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Yes, I know. But I'm looking for some web server statistics and was hoping someone had a suggestion. I did go googling for answers and found a number of references to total market share (Windows and Linux both have slightly over 1/3, the remainder being other Unix operating systems (FreeBSD, AIX, etc). But netmarketshare.com is unique in that it lets you set filters to see market share in individual countries, and I was looking for a site that would do that for servers, not just desktop, mobile and gaming consoles.
I found this for you. Sorry can't find a more recent one:
I visit websites from a server. Call it a quirk of unusual hardware that has forced this particular choice of software.
For my primary daily-driver workstation (my heavy lifter is a different story) I have a server-class dual-processor Xeon 603/604 motherboard, but it can only take two 32-bit hyperthreaded Xeon processors for a total of 4 “cores” (the Intel chipset has the 1MB L3 cache limit for processors). Let me be clear: It CANNOT take 64-bit Xeon processors, due to chipset limitations. On the other hand, it can take up to 12GB of memory (6×2GB PC3200 ECC Reg RAM), and I’ve actually installed that.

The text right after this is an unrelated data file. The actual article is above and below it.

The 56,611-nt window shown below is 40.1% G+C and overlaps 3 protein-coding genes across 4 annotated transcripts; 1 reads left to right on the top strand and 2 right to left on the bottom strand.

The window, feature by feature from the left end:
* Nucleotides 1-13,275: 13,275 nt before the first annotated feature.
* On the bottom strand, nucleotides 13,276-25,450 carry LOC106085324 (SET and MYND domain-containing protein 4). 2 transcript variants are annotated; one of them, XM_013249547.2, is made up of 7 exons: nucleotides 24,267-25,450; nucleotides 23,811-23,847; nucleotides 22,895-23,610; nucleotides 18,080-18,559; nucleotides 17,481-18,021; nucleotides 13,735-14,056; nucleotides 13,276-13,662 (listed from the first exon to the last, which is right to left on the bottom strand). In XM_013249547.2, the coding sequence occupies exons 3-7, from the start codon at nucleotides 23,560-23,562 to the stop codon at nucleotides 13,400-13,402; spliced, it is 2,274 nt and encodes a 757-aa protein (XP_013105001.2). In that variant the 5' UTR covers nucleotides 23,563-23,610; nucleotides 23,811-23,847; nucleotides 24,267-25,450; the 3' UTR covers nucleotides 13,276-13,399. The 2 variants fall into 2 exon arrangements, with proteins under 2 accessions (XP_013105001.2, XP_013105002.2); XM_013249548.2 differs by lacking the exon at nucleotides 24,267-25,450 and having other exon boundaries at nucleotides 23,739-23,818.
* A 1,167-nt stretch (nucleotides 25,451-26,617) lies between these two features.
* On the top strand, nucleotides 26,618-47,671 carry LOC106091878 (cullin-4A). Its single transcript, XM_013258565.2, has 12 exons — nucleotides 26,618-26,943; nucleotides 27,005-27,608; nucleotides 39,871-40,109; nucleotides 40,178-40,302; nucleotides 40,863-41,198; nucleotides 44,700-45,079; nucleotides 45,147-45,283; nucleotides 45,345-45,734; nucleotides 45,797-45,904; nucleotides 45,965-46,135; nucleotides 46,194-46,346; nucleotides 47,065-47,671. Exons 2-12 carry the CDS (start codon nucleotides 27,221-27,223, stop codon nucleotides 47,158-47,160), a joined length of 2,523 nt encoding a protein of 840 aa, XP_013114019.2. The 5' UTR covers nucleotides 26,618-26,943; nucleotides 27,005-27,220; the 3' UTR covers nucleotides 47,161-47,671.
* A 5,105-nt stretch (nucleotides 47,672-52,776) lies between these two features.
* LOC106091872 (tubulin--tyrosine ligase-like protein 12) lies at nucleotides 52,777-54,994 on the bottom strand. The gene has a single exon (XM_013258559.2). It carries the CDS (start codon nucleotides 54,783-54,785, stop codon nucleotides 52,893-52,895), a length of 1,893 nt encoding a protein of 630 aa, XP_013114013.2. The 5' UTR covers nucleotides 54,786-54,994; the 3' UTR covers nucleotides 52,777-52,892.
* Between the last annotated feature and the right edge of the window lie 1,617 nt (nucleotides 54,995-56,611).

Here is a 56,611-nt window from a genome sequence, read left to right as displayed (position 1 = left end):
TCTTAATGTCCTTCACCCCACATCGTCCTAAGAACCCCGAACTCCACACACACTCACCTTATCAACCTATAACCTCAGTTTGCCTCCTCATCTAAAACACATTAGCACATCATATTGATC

XP can only see up to 3.5GB at the most, but Windows Server 2003 R2 Enterprise Edition can see up to 16GB of RAM. Ergo, I have Win2k3r2 installed so that I can make use of the full amount of RAM.
The big bonus is that Win2k3r2 is the first Windows O/S that has been able to successfully handle my ATI Radeon HD 4650 AGP video card in dual-head (2 monitor) mode through a 4-port, 2-head KVM without blowing its cookies every time it tries to install the driver. No other version of Windows to date has been able to handle that video setup successfully, especially after changing KVM channels or switching back after a Remote Desktop session. As such, I am ***VERY*** pleased with its performance to date.
And yes, this is my “daily driver” workstation. I clock in at least five hours of surfing a day on this unit, including OSNews.com.